Should you forget about walking 10,000 steps a day?

Updated: Mar 2

Keep calm and walk 10,000 steps today

I will start by tackling and debunking one of the big myths about walking. About 2 years ago I was surprised to learn that the 10,000 steps a day recommendation was the result of a 1960s marketing campaign in Japan. In the run-up to the 1964 Tokyo Olympics, a company came up with a device called Manpo-Kei which they started marketing to the health-conscious. In Japanese, Manpo-Kei when broken down is "man", which means 10,000, "po" means steps and "kei" means meter. So it was, literally, a 10,000 steps meter.


The Manpo-Kei device was an early pedometer, based on the work of Dr Yoshiro Hatano, a young academic at Kyushu University of Health and Welfare. Dr Hatano developed this because he was worried that the Japanese were busy importing a slothful American lifestyle, as well as a love of watching baseball, and he wanted to help them get more active. He figured that if he could encourage his fellow Japanese to increase their daily steps from 4,000 to around 10,000 then they would burn off approximately 500 extra calories a day and remain slim. That’s how the "10,000 steps a day" regime was born. It was clearly a great marketing success as we’re all still using "10,000 steps a day" as a benchmark for daily fitness. But is it still the most effective way to improve our fitness?


Yes! I absolutely believe walking is one of the most effective ways to improve your fitness. This is because walking doesn’t need a gym; you don’t need a special outfit or shoes. Unlike jogging which can increase cortisol production and stress, walking can lower your stress levels.


Other benefits from walking are:

· Improved management of conditions such as hypertension (high blood pressure), high cholesterol, joint and muscular pain or stiffness, and diabetes

· Stronger bones and improved balance

· Increased muscle strength and endurance

· Reduced body fat / weight maintenance


If walking isn’t part of your day-to-day life, then 10,000 steps a day is a good aim to use to start building the habit. Set the goal today! Goal setting is one of the most important factors in weight maintenance or weight loss because it is the motivation that will drive you to succeed. The subconscious doesn’t differentiate between big or little goals, it only knows success or failure.


How do you achieve the goal of 10,000 steps a day?

I know there are times when you don’t have 1-2 hours to walk, but that’s the amazing thing about walking - you can do it anywhere, at any time. You can walk on the spot when you’re brushing or when you’re watching TV - get up and start walking. If you’re stuck at a desk all day working, try making a faux standing desk out of any waist height surface you have. This is my absolute favourite way to sneak steps in on busy workdays. Right this minute, I’m at my makeshift standing desk as I write this.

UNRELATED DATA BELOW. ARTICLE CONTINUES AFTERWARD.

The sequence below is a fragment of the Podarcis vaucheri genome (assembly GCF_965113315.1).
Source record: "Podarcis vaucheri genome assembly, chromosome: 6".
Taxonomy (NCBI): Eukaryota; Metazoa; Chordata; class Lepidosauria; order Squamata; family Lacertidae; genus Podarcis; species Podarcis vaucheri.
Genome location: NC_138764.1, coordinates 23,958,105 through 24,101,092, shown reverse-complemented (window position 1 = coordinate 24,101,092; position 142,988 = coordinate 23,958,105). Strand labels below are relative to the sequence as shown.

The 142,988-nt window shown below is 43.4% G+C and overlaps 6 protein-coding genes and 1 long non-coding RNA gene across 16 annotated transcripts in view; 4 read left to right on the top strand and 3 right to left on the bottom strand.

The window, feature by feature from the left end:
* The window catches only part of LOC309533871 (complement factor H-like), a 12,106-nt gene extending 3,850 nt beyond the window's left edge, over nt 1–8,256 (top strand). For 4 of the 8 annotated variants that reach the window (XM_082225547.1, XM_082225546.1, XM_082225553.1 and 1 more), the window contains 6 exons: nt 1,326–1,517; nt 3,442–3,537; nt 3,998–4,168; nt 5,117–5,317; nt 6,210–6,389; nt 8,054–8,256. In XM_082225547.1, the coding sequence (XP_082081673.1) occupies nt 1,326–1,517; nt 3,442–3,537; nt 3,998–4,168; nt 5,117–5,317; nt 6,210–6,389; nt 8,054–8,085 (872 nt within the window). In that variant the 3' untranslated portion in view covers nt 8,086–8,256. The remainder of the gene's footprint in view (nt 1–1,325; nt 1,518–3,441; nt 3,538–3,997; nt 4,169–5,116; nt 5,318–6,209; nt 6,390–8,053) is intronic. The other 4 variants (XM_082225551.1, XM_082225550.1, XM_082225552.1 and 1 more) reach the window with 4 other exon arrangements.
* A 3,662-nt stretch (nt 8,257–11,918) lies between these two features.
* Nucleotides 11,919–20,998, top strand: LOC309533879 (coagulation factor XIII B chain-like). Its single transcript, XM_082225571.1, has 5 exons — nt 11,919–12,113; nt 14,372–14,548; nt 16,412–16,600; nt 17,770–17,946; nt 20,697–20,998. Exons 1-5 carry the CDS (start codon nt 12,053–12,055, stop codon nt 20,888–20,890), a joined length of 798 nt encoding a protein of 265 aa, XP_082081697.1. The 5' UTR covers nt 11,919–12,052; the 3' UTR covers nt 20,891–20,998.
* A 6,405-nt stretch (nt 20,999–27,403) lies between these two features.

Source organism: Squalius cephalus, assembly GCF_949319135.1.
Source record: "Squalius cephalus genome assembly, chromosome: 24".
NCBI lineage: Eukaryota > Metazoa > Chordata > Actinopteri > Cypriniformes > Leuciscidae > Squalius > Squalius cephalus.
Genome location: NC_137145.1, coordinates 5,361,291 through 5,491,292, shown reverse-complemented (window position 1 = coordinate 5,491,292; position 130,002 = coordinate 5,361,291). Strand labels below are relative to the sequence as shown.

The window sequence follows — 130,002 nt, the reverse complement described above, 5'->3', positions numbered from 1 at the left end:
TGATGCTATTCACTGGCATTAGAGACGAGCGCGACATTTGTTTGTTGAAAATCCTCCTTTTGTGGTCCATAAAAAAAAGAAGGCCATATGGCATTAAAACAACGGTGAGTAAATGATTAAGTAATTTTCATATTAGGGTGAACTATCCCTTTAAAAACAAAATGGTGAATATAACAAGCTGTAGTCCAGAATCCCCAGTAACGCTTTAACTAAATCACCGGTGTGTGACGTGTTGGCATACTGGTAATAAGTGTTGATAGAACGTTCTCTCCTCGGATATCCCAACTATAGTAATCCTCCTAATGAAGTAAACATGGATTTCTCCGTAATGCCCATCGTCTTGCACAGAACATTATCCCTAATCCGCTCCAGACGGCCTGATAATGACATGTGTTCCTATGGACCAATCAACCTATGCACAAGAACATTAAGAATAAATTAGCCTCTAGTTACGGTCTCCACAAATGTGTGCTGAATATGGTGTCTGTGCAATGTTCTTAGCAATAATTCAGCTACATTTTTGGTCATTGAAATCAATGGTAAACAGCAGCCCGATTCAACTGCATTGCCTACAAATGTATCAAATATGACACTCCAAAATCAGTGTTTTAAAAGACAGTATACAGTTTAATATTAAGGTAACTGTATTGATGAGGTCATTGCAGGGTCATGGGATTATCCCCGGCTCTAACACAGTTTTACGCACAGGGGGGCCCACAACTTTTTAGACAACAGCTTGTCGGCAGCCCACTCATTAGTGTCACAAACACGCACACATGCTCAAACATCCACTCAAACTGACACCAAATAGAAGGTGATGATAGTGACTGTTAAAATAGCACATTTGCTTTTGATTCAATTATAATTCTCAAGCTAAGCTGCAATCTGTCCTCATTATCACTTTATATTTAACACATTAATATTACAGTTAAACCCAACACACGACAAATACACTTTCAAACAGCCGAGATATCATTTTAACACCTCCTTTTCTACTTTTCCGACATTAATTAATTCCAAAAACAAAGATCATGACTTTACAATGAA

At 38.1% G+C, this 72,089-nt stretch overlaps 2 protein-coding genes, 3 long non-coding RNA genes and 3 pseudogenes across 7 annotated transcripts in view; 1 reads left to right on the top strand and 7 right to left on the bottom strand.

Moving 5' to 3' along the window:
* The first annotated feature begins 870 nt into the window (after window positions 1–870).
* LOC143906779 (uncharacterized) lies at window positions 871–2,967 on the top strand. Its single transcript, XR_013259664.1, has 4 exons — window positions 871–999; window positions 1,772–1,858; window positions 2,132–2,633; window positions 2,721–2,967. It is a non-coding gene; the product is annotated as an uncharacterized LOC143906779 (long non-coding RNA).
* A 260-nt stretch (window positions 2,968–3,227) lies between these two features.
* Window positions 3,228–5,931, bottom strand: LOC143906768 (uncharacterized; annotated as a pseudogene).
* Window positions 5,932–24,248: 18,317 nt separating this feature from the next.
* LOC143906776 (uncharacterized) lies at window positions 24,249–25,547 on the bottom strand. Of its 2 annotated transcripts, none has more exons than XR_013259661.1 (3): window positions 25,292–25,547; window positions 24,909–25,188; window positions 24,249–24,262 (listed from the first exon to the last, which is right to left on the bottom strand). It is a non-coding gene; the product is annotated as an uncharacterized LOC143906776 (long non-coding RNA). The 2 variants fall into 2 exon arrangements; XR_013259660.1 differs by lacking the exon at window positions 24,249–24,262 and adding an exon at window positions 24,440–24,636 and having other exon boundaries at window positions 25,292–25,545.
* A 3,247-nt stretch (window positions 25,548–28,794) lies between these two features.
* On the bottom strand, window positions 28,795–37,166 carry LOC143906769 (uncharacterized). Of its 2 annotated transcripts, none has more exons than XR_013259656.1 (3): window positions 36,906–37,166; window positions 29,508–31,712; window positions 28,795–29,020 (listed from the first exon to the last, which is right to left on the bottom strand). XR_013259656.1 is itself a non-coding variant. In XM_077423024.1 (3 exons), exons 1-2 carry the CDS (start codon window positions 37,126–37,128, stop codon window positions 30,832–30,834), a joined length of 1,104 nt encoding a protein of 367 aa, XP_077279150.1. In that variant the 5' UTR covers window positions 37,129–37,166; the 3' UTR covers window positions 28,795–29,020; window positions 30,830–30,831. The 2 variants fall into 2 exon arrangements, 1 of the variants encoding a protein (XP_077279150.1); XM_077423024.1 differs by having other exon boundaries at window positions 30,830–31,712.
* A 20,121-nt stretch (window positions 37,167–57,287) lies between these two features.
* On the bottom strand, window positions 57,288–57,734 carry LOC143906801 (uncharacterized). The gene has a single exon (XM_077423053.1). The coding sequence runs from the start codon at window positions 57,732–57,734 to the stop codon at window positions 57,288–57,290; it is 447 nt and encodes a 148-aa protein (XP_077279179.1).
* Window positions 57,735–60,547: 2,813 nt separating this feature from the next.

If you can’t create a makeshift standing desk, set a reminder on your phone for every 30 minutes to an hour for a quick 5-minute walking break. When you’ve had a meal, instead of putting the dishes in the dish washer, consider walking on the spot as you wash your dishes. Also, while you’re on a phone call, instead of standing or sitting down, get up and walk around your house or office. Sometimes you can spend 30 minutes on a phone call without realising, that’s 30 minutes of walking already done. If you have time at the weekends or during the week, you can add walking time with family or friends.


A lot of the time we plan family or friend get togethers around food. Social eating is a tradition that began more than 1,000 years ago, but when weight loss or even weight maintenance is your main goal try and organise at least 1 - 2 of these get togethers as an activity where you go out and walk. [When you are not in restrictions or lockdown due to COVID-19]. There have been multiple studies that show we’re more likely to eat more when we’re in a social setting. A series of diary studies by health psychologist John de Castro in the 1980s alerted us to social influences in eating. By 1994, de Castro collected diaries of over 500 people, recording their meals and the social context of how they ate them – in company or alone. To his surprise, people ate more in groups than when they were by themselves. De Castro named the phenomenon ‘social facilitation’ and described it as the ‘single most important and all-pervasive influence on eating yet identified. There’s also a greater potential to mindlessly eat when you’re in a social setting, as you are more focused on the conversation than the food you’re eating. So, try once or twice a week to go for a walk and you will be surprised by how much you’ll walk and how much fun you’ll have.


You can listen to an audio book, a podcast or even a motivational talk. I personally use my walking as my time to learn. I love to read and genuinely believe that the more you know the better you are at everything. I use this time to learn something new every day.


Walking can also be used as the time you take to connect with yourself. An hour or two for you to simply breathe and think, maybe even develop clarity by working through any personal problems or big decisions you have to make. You may even discover new things about yourself when you’re simply walking and thinking.


Overall, my thoughts on this are if walking isn’t part of your daily routine then you shouldn’t forget about 10,000 steps, START HERE! When you have successfully established walking into your life then I think you should set your target based on you and your daily life. I personally have a target of 21,000 steps a day that I enjoy. Start with falling in love with walking then set your own targets for success.


Till the next one x

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